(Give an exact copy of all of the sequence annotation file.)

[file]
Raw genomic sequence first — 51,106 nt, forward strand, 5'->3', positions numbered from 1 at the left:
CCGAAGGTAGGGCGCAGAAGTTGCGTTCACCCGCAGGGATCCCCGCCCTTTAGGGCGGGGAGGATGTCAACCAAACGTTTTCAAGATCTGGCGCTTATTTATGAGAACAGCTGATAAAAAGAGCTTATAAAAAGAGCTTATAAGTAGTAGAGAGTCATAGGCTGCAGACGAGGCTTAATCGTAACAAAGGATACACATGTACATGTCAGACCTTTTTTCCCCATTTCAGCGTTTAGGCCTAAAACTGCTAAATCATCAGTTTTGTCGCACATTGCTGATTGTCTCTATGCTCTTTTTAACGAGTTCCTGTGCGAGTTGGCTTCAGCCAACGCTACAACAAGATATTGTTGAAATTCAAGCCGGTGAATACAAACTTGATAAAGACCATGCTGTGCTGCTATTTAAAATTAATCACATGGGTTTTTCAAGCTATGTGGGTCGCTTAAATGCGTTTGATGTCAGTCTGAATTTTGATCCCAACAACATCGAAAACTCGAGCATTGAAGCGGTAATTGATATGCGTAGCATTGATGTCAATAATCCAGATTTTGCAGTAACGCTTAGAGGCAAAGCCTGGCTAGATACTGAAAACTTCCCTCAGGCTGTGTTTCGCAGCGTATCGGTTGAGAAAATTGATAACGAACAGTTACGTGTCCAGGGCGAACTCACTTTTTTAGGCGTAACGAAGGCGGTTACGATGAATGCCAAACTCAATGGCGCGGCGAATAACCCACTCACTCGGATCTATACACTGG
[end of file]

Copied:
Raw genomic sequence first — 51,106 nt, forward strand, 5'->3', positions numbered from 1 at the left:
CCGAAGGTAGGGCGCAGAAGTTGCGTTCACCCGCAGGGATCCCCGCCCTTTAGGGCGGGGAGGATGTCAACCAAACGTTTTCAAGATCTGGCGCTTATTTATGAGAACAGCTGATAAAAAGAGCTTATAAAAAGAGCTTATAAGTAGTAGAGAGTCATAGGCTGCAGACGAGGCTTAATCGTAACAAAGGATACACATGTACATGTCAGACCTTTTTTCCCCATTTCAGCGTTTAGGCCTAAAACTGCTAAATCATCAGTTTTGTCGCACATTGCTGATTGTCTCTATGCTCTTTTTAACGAGTTCCTGTGCGAGTTGGCTTCAGCCAACGCTACAACAAGATATTGTTGAAATTCAAGCCGGTGAATACAAACTTGATAAAGACCATGCTGTGCTGCTATTTAAAATTAATCACATGGGTTTTTCAAGCTATGTGGGTCGCTTAAATGCGTTTGATGTCAGTCTGAATTTTGATCCCAACAACATCGAAAACTCGAGCATTGAAGCGGTAATTGATATGCGTAGCATTGATGTCAATAATCCAGATTTTGCAGTAACGCTTAGAGGCAAAGCCTGGCTAGATACTGAAAACTTCCCTCAGGCTGTGTTTCGCAGCGTATCGGTTGAGAAAATTGATAACGAACAGTTACGTGTCCAGGGCGAACTCACTTTTTTAGGCGTAACGAAGGCGGTTACGATGAATGCCAAACTCAATGGCGCGGCGAATAACCCACTCACTCGGATCTATACACTGG